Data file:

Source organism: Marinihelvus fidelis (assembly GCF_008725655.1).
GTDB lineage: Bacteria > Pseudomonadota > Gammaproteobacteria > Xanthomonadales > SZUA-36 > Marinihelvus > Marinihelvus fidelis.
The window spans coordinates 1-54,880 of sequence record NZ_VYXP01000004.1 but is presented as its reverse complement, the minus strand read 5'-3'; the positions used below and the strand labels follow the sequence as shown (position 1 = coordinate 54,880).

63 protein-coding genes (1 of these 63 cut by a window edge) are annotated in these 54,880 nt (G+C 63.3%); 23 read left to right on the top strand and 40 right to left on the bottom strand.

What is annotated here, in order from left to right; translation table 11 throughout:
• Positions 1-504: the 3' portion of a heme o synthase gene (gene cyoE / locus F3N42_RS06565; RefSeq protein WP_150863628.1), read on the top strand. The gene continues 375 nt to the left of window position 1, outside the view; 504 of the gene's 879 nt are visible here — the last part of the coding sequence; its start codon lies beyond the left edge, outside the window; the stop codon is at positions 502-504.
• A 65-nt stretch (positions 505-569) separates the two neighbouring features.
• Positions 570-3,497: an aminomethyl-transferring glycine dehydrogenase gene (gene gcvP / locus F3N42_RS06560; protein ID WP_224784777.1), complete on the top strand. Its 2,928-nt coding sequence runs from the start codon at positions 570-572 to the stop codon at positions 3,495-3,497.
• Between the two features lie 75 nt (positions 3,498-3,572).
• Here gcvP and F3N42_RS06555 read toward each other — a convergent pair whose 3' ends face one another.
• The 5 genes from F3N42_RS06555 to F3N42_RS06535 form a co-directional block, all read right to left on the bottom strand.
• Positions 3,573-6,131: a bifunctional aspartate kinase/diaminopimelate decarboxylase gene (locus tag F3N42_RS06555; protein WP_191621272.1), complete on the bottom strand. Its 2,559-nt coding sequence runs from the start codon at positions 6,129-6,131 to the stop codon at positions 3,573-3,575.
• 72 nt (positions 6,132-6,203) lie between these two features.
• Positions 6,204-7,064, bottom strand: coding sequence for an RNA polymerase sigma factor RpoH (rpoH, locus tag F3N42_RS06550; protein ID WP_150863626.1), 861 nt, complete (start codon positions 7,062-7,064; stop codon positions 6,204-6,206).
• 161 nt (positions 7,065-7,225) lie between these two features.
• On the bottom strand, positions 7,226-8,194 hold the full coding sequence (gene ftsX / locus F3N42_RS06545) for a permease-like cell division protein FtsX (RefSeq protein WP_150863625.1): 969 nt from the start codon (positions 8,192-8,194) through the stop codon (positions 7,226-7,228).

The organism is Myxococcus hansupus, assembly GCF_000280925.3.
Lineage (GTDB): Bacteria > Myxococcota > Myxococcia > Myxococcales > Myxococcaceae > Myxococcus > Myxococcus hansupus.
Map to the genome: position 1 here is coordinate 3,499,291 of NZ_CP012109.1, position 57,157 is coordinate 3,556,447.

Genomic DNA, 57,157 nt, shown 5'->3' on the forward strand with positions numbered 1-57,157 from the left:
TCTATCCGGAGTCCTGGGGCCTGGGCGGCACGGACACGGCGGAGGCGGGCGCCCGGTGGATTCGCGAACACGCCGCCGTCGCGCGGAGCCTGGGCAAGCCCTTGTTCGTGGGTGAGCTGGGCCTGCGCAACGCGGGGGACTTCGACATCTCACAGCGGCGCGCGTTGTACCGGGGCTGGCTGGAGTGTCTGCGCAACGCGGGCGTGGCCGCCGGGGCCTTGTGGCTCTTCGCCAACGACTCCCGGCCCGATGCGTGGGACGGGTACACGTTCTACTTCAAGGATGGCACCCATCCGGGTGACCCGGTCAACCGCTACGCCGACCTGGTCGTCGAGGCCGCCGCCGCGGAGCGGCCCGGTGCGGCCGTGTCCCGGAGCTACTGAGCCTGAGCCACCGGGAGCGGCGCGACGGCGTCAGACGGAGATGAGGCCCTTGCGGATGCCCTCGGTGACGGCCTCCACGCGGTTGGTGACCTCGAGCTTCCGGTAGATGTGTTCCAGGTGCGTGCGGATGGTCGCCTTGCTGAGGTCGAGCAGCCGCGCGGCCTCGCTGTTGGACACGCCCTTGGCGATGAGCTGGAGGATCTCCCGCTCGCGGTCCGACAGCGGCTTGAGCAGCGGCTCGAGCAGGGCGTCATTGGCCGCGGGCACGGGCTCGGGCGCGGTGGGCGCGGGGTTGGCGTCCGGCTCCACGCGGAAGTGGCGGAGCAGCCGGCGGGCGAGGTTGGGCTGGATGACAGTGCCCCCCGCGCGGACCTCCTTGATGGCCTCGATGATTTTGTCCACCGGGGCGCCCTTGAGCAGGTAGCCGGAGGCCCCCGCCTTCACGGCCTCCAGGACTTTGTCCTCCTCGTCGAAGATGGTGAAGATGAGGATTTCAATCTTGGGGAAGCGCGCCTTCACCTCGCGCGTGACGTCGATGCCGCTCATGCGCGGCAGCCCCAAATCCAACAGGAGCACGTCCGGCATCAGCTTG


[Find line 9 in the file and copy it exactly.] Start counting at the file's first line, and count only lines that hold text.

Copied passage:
• Between the two features lie 75 nt (positions 3,498-3,572).